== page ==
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Alphabetical    [«  »]
accidentally 329
accidentals 7
accidently 1
accidents 277
acclinis 1
accommodated 9
accompanied 75
Frequency    [«  »]
279 remission
278 87
278 generated
277 accidents
277 bestowed
277 ex
277 scandal
St. Thomas Aquinas
Summa Theologica

IntraText - Concordances

accidents

    Part, Question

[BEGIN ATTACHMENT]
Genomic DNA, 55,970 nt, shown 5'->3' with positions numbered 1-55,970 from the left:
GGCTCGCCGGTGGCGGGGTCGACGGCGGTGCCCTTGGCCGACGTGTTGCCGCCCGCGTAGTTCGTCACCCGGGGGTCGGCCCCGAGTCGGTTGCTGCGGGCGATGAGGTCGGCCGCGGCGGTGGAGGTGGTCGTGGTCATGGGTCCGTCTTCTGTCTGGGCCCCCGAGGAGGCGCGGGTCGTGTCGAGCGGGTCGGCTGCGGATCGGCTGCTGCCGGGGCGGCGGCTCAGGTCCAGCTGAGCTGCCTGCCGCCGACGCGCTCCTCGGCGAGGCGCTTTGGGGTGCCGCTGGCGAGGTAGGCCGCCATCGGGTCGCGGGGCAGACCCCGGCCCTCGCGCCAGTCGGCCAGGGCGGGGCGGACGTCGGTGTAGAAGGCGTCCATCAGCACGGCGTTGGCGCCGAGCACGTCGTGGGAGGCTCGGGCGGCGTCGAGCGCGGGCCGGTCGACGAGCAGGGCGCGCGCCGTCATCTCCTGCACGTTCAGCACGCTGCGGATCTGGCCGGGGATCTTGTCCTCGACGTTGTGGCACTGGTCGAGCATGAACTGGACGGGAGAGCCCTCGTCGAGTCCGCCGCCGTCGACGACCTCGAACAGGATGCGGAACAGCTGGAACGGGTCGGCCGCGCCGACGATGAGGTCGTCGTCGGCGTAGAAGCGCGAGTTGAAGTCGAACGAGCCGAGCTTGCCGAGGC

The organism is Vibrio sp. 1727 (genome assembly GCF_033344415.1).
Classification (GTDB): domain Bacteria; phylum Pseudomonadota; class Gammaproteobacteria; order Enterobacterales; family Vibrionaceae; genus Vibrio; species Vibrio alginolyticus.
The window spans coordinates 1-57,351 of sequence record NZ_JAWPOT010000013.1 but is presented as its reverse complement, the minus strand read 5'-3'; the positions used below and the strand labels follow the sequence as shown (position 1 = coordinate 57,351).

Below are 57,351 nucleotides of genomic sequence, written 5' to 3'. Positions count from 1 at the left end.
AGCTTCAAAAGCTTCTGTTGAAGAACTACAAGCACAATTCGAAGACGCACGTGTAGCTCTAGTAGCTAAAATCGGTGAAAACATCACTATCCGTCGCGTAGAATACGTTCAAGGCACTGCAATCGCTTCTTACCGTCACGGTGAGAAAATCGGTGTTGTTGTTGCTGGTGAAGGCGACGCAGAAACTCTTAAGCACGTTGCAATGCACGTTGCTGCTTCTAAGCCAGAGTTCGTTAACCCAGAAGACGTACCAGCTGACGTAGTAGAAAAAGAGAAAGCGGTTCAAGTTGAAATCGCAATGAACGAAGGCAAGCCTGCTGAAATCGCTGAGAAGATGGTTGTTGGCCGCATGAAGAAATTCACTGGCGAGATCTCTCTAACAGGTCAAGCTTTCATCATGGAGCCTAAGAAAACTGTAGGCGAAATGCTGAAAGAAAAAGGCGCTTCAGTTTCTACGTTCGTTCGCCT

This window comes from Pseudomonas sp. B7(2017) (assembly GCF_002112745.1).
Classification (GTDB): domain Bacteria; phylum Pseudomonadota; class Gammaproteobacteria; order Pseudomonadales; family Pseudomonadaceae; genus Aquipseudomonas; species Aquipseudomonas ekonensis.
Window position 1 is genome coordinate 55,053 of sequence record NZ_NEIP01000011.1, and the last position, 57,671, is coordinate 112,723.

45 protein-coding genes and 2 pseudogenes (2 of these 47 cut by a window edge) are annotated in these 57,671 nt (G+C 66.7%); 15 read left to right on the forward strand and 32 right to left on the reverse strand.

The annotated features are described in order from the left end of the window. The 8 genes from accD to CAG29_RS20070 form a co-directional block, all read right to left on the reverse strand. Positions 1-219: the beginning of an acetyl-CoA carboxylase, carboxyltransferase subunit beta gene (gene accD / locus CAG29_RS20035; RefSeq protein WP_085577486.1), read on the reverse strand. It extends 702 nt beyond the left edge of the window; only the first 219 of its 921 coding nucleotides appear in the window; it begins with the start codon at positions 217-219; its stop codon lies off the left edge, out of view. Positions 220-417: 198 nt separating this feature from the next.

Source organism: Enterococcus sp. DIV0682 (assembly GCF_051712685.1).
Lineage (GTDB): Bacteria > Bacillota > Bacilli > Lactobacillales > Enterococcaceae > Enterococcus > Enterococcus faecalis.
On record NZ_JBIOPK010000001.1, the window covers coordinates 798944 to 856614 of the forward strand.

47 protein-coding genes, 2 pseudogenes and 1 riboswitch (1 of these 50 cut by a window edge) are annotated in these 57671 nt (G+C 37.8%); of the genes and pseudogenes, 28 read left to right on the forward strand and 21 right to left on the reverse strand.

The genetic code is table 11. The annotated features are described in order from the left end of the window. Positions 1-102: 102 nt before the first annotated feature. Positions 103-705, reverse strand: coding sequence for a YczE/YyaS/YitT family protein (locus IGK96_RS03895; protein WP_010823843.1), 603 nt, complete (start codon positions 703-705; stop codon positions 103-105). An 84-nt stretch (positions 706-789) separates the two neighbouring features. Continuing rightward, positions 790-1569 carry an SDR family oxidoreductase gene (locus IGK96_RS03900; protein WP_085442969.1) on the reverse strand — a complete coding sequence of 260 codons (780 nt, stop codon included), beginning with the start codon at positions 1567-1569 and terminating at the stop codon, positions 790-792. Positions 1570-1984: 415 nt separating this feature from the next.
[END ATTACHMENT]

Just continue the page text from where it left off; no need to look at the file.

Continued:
1 1, 1 | not as parts or species or accidents ~but as in some way related 2 1, 3 | all the individualizing accidents, is not included in the 3 1, 3 | Whether in God there are any accidents?~Aquin.: SMT FP Q[3] A[6] 4 1, 3 | It seems that there are accidents in God. For substance cannot 5 1, 3 | and the like, which are ~accidents in us, are attributes of 6 1, 3 | Therefore in God there are ~accidents.~Aquin.: SMT FP Q[3] A[6] 7 1, 3 | there are ~many "genera" of accidents. If, therefore, the primal 8 1, 3 | subject is compared to its accidents as ~potentiality to actuality; 9 1, 3 | sense made actual by ~its accidents. But there can be no potentiality 10 1, 3 | can He have ~any essential accidents (as the capability of laughing 11 1, 3 | accident of man), because such accidents are caused by the constituent ~ 12 1, 3 | not follow that there are accidents in God as ~there are in 13 1, 3 | substance is prior to its accidents, the principles ~of accidents 14 1, 3 | accidents, the principles ~of accidents are reducible to the principles 15 1, 6 | secondly, in ~respect of any accidents being added as necessary 16 1, 6 | existence; in Whom there are no accidents; ~since whatever belongs 17 1, 7 | form. Since therefore ~the accidents follow upon the substantial 18 1, 7 | necessary that ~determinate accidents should follow upon a determinate 19 1, 7 | determinate form; and among ~these accidents is quantity. So every natural 20 1, 8 | matter how; and thus the accidents of a place ~are in place; 21 1, 11 | in subject may have many accidents; or because it is undivided 22 1, 11 | whole; and what are many in ~accidents, are one in subject; and 23 1, 15 | genera, singulars, and accidents. But there are not ideas 24 1, 15 | same is the case with those accidents that inseparably ~accompany 25 1, 15 | with their ~subject. But accidents which supervene to the subject, 26 1, 15 | form of the house all the ~accidents that originally accompany 27 1, 17 | naturally deals with external ~accidents, therefore those external 28 1, 17 | therefore those external accidents, which resemble things ~ 29 1, 18 | proper objects are ~external accidents. Hence from external appearances 30 1, 25 | existence as regards the accidents, although not as ~regards 31 1, 28 | each of ~the nine genera of accidents there are two points for 32 1, 29 | by itself; ~whereas the accidents are individualized by the 33 1, 29 | and dry body: for proper accidents are the effects of substantial 34 1, 29 | thing. As it underlies the accidents, it is called ~"hypostasis," 35 1, 29 | things in relation to the accidents, which are outside ~the 36 1, 29 | signifies what is the subject of accidents, which do not exist in God. ~ 37 1, 29 | nor is He the ~subject of accidents, so as to be called a substance. 38 1, 29 | since He does not underlie accidents; but it applies to ~Him 39 1, 39 | signified by the name. But as accidents have their existence in 40 1, 44 | except as regards certain accidents, for instance, in relation 41 1, 45 | own being. But ~forms and accidents and the like are called 42 1, 45 | a being." Therefore, as accidents and forms and the ~like 43 1, 46 | various corruptions and accidents, were subject to an ~infinite 44 1, 57 | but only ~their outward accidents. In like manner neither 45 1, 66 | consequent forms would ~be merely accidents, implying not generation, 46 1, 67 | quality. But qualities are accidents, and as such should have, 47 1, 75 | do not ~subsist, such as accidents and material forms, acquire 48 1, 76 | dispositions to a form are accidents. ~Therefore we must presuppose 49 1, 76 | Therefore we must presuppose accidents to be in matter before the ~ 50 1, 76 | genus" follow its own proper accidents. Therefore ~as matter is 51 1, 76 | corporeal, and so on; so those accidents which belong to ~existence 52 1, 76 | Dimensions of quantity are accidents consequent to the ~corporeity 53 1, 77 | powers of the soul are not accidents; and so it would seem ~that 54 1, 77 | are ~not in the soul as accidents in a subject, this must 55 1, 77 | us, are known by their accidents; nothing prevents us from 56 1, 77 | sometimes ~substituting accidents for substantial differences.~ 57 1, 77 | the cause of its proper accidents; whence also it is ~included 58 1, 77 | The emanation of proper accidents from their subject is ~not 59 1, 77 | and nutritive parts. Now accidents cannot remain after ~the 60 1, 39 | signified by the name. But as accidents have their existence in 61 1, 45 | except as regards certain accidents, for instance, in relation 62 1, 46 | own being. But ~forms and accidents and the like are called 63 1, 46 | a being." Therefore, as accidents and forms and the ~like 64 1, 47 | various corruptions and accidents, were subject to an ~infinite 65 1, 58 | but only ~their outward accidents. In like manner neither 66 1, 67 | consequent forms would ~be merely accidents, implying not generation, 67 1, 68 | quality. But qualities are accidents, and as such should have, 68 1, 74 | do not ~subsist, such as accidents and material forms, acquire 69 1, 75 | dispositions to a form are accidents. ~Therefore we must presuppose 70 1, 75 | Therefore we must presuppose accidents to be in matter before the ~ 71 1, 75 | genus" follow its own proper accidents. Therefore ~as matter is 72 1, 75 | corporeal, and so on; so those accidents which belong to ~existence 73 1, 75 | Dimensions of quantity are accidents consequent to the ~corporeity 74 1, 76 | powers of the soul are not accidents; and so it would seem ~that 75 1, 76 | are ~not in the soul as accidents in a subject, this must 76 1, 76 | us, are known by their accidents; nothing prevents us from 77 1, 76 | sometimes ~substituting accidents for substantial differences.~ 78 1, 76 | the cause of its proper accidents; whence also it is ~included 79 1, 76 | The emanation of proper accidents from their subject is ~not 80 1, 76 | and nutritive parts. Now accidents cannot remain after ~the 81 1, 77 | there are many kinds of accidents. Therefore, as powers are 82 1, 77 | the number of the kinds of accidents. ~Aquin.: SMT FP Q[78] A[ 83 1, 78 | demonstrates their proper accidents. ~On the other hand, it 84 1, 84 | effect, and substance through accidents. ~Wherefore the universal 85 1, 84 | understands the properties, accidents, and the various ~relations 86 1, 99 | innocence. But ~individual accidents do not necessarily exist 87 1, 100 | respect, but only in those accidents which were ~natural or conferred 88 1, 103 | OBJ 3: Further, forms and accidents have no matter as part of ~ 89 1, 103 | 1~Reply OBJ 3: Forms and accidents are not complete beings, 90 1, 114 | separate; while he referred accidents ~to the material principles 91 1, 114 | diversified ~save according to accidents of that kind, the principles 92 1, 114 | it is clear that those accidents are merely ~material dispositions 93 2, 7 | the circumstances ~are not accidents of human acts.~Aquin.: SMT 94 2, 7 | human acts themselves ~are accidents. Therefore the circumstances 95 2, 7 | the circumstances are not accidents of acts.~Aquin.: SMT FS 96 2, 7 | called its individuating accidents. But the Philosopher (Ethic. 97 2, 7 | circumstances are ~individual accidents of human acts.~Aquin.: SMT 98 2, 7 | should be called their ~accidents.~Aquin.: SMT FS Q[7] A[1] 99 2, 7 | circumstances are said to be the accidents of ~human acts.~Aquin.: 100 2, 7 | First, in so far as two accidents ~are both related to the 101 2, 7 | Socrates. Secondly, when ~such accidents are related to one another; 102 2, 7 | Further, circumstances are the accidents of acts. But one thing ~ 103 2, 7 | subject to an infinity of accidents; hence the Philosopher says ~( 104 2, 7 | 2 Para. 1/1~Reply OBJ 2: Accidents which are altogether accidental 105 2, 7 | infinity. But such like ~accidents are not what we call circumstances; 106 2, 7 | being related to it. ~Proper accidents, however, come under the 107 2, 18 | since circumstances are ~accidents of actions, it seems that 108 2, 18 | derives much from ~supervening accidents, as man does from shape, 109 2, 18 | and ~if any one of these accidents be out of due proportion, 110 2, 18 | it by reason of certain accidents: and such are its due circumstances. ~ 111 2, 18 | they are in an action as accidents thereof. ~Thus, too, accidents 112 2, 18 | accidents thereof. ~Thus, too, accidents in natural substances are 113 2, 18 | subject; for some ~are proper accidents; and of these every art 114 2, 18 | respect, as it were, of its accidents. Fourthly, it has ~goodness 115 2, 18 | circumstances, which are its accidents, as it were; just as ~something 116 2, 18 | reason of his individual accidents, which ~does not belong 117 2, 18 | Further, circumstances are as accidents in relation to the moral ~ 118 2, 19 | circumstances, which are accidents, as ~it were, of the act.~ 119 2, 31 | senses stop at the outward ~accidents of a thing, whereas the 120 2, 35 | Metaph. viii, ~2; and in accidents the subject takes the place 121 2, 46 | specific differences from accidents. But these three ~are diversified 122 2, 50 | accident. But ~since among accidents themselves there is a certain 123 2, 50 | angels) after the manner of ~accidents, as in us: as though one 124 2, 50 | of material ~habits and accidents.~Aquin.: SMT FS Q[50] A[ 125 2, 52 | stated above (A[1]), certain accidents are of ~themselves susceptible 126 2, 53 | the nose." But if we take accidents in the concrete, the ~relation 127 2, 53 | and ~decrease in certain accidents: wherefore to be more or 128 2, 54 | there cannot be diversity of accidents; for the subject is the 129 2, 54 | subject is the cause of ~its accidents; and it does not appear 130 2, 55 | however, observe that, as accidents and ~non-subsistent forms 131 2, 81 | also transmitted, since accidents do not pass from one ~subject 132 2, 81 | be strong, even certain accidents of ~the individual pertaining 133 2, 83 | a subject to its proper accidents, which follow ~their subject 134 2, 85 | remains the same when its accidents ~are changed. But nature 135 2, 1 | directed to such and such ~accidents of bread, but to the fact 136 2, 4 | says (In Categ. Arist. i), "accidents cannot ~be altered." Now 137 2, 8 | speak. Thus, under the ~accidents lies hidden the nature of 138 2, 127 | there accrue certain fixed accidents by way of bodily ~movements. 139 2, 146 | circumstances, being the accidents of an act, do not differentiate ~ 140 2, 178 | forwards; if it be about ~accidents that surround a thing near 141 3, 2 | notion of the species, viz. accidents and individuating principles, 142 3, 2 | numerically can underlie different accidents. But it does not ~happen 143 3, 7 | quantity is due, even as other accidents are determined. Hence ~the 144 3, 74 | sacrament; fourthly, the accidents of bread and wine which 145 3, 74 | some unlikeness as to the accidents, owing either to the matter, ~ 146 3, 74 | taste, color, and other accidents are changed; hence ~the 147 3, 74 | leavened or unleavened are mere accidents of bread, ~which do not 148 3, 74 | regarding the variation of the ~accidents, as to whether it be salt 149 3, 75 | Christ?~(4) Whether the accidents remain after the change?~( 150 3, 75 | substance is known by its accidents.~Aquin.: SMT TP Q[75] A[ 151 3, 75 | Thes. Para. 1/1~Whether the accidents of the bread and wine remain 152 3, 75 | OBJ 1: It seems that the accidents of the bread and wine do 153 3, 75 | sacrament, it seems that ~its accidents cannot remain.~Aquin.: SMT 154 3, 75 | we judge of substance by accidents. It seems, then, that human ~ 155 3, 75 | deceived, if, while the accidents remain, the substance of ~ 156 3, 75 | this ~sacrament for the accidents of bread to remain subject 157 3, 75 | change. If therefore the accidents of the bread remain ~after 158 3, 75 | effected, it seems that the accidents are the ~subject of the 159 3, 75 | Metaph. iii). Therefore the accidents of the bread and ~wine ought 160 3, 75 | evident to sense that all the accidents of the ~bread and wine remain 161 3, 75 | this sacrament; for the accidents ~which are discerned by 162 3, 75 | ad 1); nevertheless the accidents which remain have some ~ 163 3, 75 | been said (A[5]) that the ~accidents remain after the consecration. 164 3, 75 | consecration not only ~do the accidents of the bread remain, but 165 3, 75 | this sacrament: because the accidents ~of the bread remain in 166 3, 75 | follow it by reason of the ~accidents, such as to affect the senses, 167 3, 75 | consecration on account of the ~accidents which remain. But some other 168 3, 75 | bestowed ~miraculously upon the accidents themselves, as will be said 169 3, 75 | this sacrament the same accidents remain.~Aquin.: SMT TP Q[ 170 3, 75 | remains the same, namely, the accidents of the bread, as stated 171 3, 75 | this ~difficulty that the accidents remain while the substance 172 3, 76 | wine into ~His blood, the accidents of both remain. From which 173 3, 76 | dimensive quantity and its other accidents, hence it ~comes that by 174 3, 76 | s body and all its other accidents are in this sacrament.~Aquin.: 175 3, 76 | quantity, and with all its accidents. But to ~be in a place is 176 3, 76 | among ~the nine kinds of accidents. Therefore Christ's body 177 3, 76 | stated above (A[4]), the accidents of Christ's body are ~in 178 3, 76 | concomitance. And therefore those accidents of ~Christ's body which 179 3, 76 | the medium, through its accidents. Now the accidents of ~Christ' 180 3, 76 | through its accidents. Now the accidents of ~Christ's body are in 181 3, 76 | substance; so that ~the accidents of Christ's body have no 182 3, 76 | sacrament, not through its own accidents, but ~through the sacramental 183 3, 76 | change wrought in the other ~accidents, such as shape, color, and 184 3, 76 | foundation of the other accidents, as we shall see later on ( 185 3, 76 | is wrought in the other accidents, as stated ~above.~ 186 3, 77 | Out. Para. 1/1 - OF THE ACCIDENTS WHICH REMAIN IN THIS SACRAMENT ( 187 3, 77 | We must now consider the accidents which remain in this sacrament; 188 3, 77 | inquiry:~(1) Whether the accidents which remain are without 189 3, 77 | the subject of the other accidents?~(3) Whether such accidents 190 3, 77 | accidents?~(3) Whether such accidents can affect an extrinsic 191 3, 77 | Thes. Para. 1/1~Whether the accidents remain in this sacrament 192 3, 77 | OBJ 1: It seems that the accidents do not remain in this sacrament ~ 193 3, 77 | sacrament of truth. But for accidents to be without a ~subject 194 3, 77 | to savor of deceit, since accidents are naturally ~the signs 195 3, 77 | the subject. Therefore the accidents are not ~without a subject 196 3, 77 | even by ~miracle, that the accidents exist without a subject 197 3, 77 | subject. If therefore ~the accidents remain in this sacrament 198 3, 77 | 1/1~OBJ 4: Further, the accidents after the consecration of 199 3, 77 | at the same time these ~accidents are perceptible to the senses. 200 3, 77 | in this sacrament the ~accidents do not remain without a 201 3, 77 | is ~manifest that these accidents are not subjected in the 202 3, 77 | way be affected by such accidents; nor is it possible for 203 3, 77 | is not susceptive of such accidents. Secondly, because these ~ 204 3, 77 | Secondly, because these ~accidents are not where the atmosphere 205 3, 77 | species. Thirdly, because accidents do ~not pass from subject 206 3, 77 | not deprived of its own accidents, it would have at the one 207 3, 77 | at the one time its ~own accidents and others foreign to it. 208 3, 77 | Therefore it follows that the accidents continue in this sacrament ~ 209 3, 77 | the order of grace, the accidents exist in this ~sacrament 210 3, 77 | virtue of ~their essence that accidents are not in a subject, but 211 3, 77 | they do not cease to be ~accidents, because neither is the 212 3, 77 | 1/1~Reply OBJ 3: These accidents acquired individual being 213 3, 77 | 1/1~Reply OBJ 4: These accidents had no being of their own 214 3, 77 | of their own nor other ~accidents, so long as the substance 215 3, 77 | after the consecration the accidents which remain ~have being; 216 3, 77 | the subject of the other accidents?~Aquin.: SMT TP Q[77] A[ 217 3, 77 | the subject of the other accidents. For accident is ~not the 218 3, 77 | the subject of the other ~accidents.~Aquin.: SMT TP Q[77] A[ 219 3, 77 | so also ~are the other accidents. If, then, the dimensive 220 3, 77 | for like reason the other accidents remain individuated ~according 221 3, 77 | Further, among the other accidents that remain, of the bread 222 3, 77 | can be the subject of the ~accidents which remain in this sacrament.~ 223 3, 77 | Since, then, ~the remaining accidents in this sacrament are sensible, 224 3, 77 | quantity is the subject of the accidents ~which remain in this sacrament.~ 225 3, 77 | necessary to say that the other accidents which ~remain in this sacrament 226 3, 77 | color and affected by other accidents is perceived by the ~senses; 227 3, 77 | consequence is ~that all other accidents are related to their subject 228 3, 77 | subject is withdrawn, the accidents remain according to the 229 3, 77 | before, it follows that all accidents remain founded upon ~dimensive 230 3, 77 | of individuation of ~the accidents, it is necessary for what 231 3, 77 | as the subject of ~some accidents to be somehow the principle 232 3, 77 | the subject of the other ~accidents, rather than the other way 233 3, 77 | 1~Reply OBJ 2: The other accidents, even as they were in the 234 3, 77 | the subject of the other ~accidents remaining in this sacrament, 235 3, 77 | dimensions; ~just as all other accidents likewise follow from the 236 3, 77 | And consequently, as the accidents are preserved by Divine ~ 237 3, 77 | sacramental species are accidents. ~Therefore they cannot 238 3, 77 | Consequently, as the being of those accidents ~could be corrupted while 239 3, 77 | Body Para. 2/4~But such accidents could have been previously 240 3, 77 | one. And in ~this way such accidents can be corrupted manifestly 241 3, 77 | alteration regarding the accidents.~Aquin.: SMT TP Q[77] A[ 242 3, 77 | change on the part of the accidents as would not have sufficed 243 3, 77 | sacramental species ~are accidents, it seems that no substance 244 3, 77 | be without their proper ~accidents, which is impossible. Unless 245 3, 77 | sacramental species are indeed accidents, yet they ~have the act 246 3, 77 | sacramental species are ~accidents, whereas man is not made 247 3, 77 | whereas man is not made of accidents, because accident is not ~ 248 3, 77 | subject, just as the other accidents. And as the ~sacramental 249 3, 77 | species, because ~those accidents are without a subject, as 250 3, 77 | sacramental species, which are ~accidents; nor from the liquid and 251 3, 77 | as the diversity of the ~accidents shows: for instance, if 252 3, 77 | writes thus: "The very ~accidents appear to affect the wine 253 3, 77 | result is, then, that the ~accidents change the subject, just 254 3, 77 | just as subject changes accidents; for ~nature yields to miracle, 255 3, 77 | action; because the remaining accidents ~of the wine retain the 256 3, 77 | blood, but, mixed with the ~accidents of the previous wine, it 257 3, 78 | substance, but only as to the accidents whereby it ~comes under 258 3, 78 | relative to the sensible accidents which ~continue; but the 259 3, 78 | Christ's body nor even its ~accidents. Therefore this expression, " 260 3, 78 | this" does not indicate the accidents, but the ~substance underlying 261 3, 78 | substance underlying the accidents, which at first was bread, 262 3, 78 | although not informed by those ~accidents, is yet contained under 263 3, 81 | above (Q[76], A[4]), the accidents of Christ's ~body are in 264 3, 81 | this sacrament, whatever accidents ~really exist in it.~Aquin.: 265 Suppl, 2 | another body, that all ~the accidents contrary to the thing generated, 266 Suppl, 2 | generated, and which were the ~accidents of the thing corrupted, 267 Suppl, 54| matter and that all forms are accidents: ~which is false.~Aquin.: 268 Suppl, 70| they are of the genus of accidents. Hence the comparison fails.~ 269 Suppl, 78| as well as all the other accidents ought to agree. Therefore 270 Suppl, 79| qualities are the proper accidents of the ~elements, being 271 Suppl, 80| Trin. i): "Difference of accidents ~makes distinction in number. 272 Suppl, 80| in ~species, but in their accidents. If we were to remove absolutely 273 Suppl, 80| matter, form, and natural accidents, all of ~which pertain to 274 Suppl, 80| matter, or form, or natural ~accidents, namely heat, cold, and 275 Suppl, 80| requires ~this difference of accidents. Now subtlety does not deprive 276 Suppl, 80| quantity differs from all other accidents ~in that it has a special 277 Suppl, 80| common to it and all other ~accidents, arising namely from the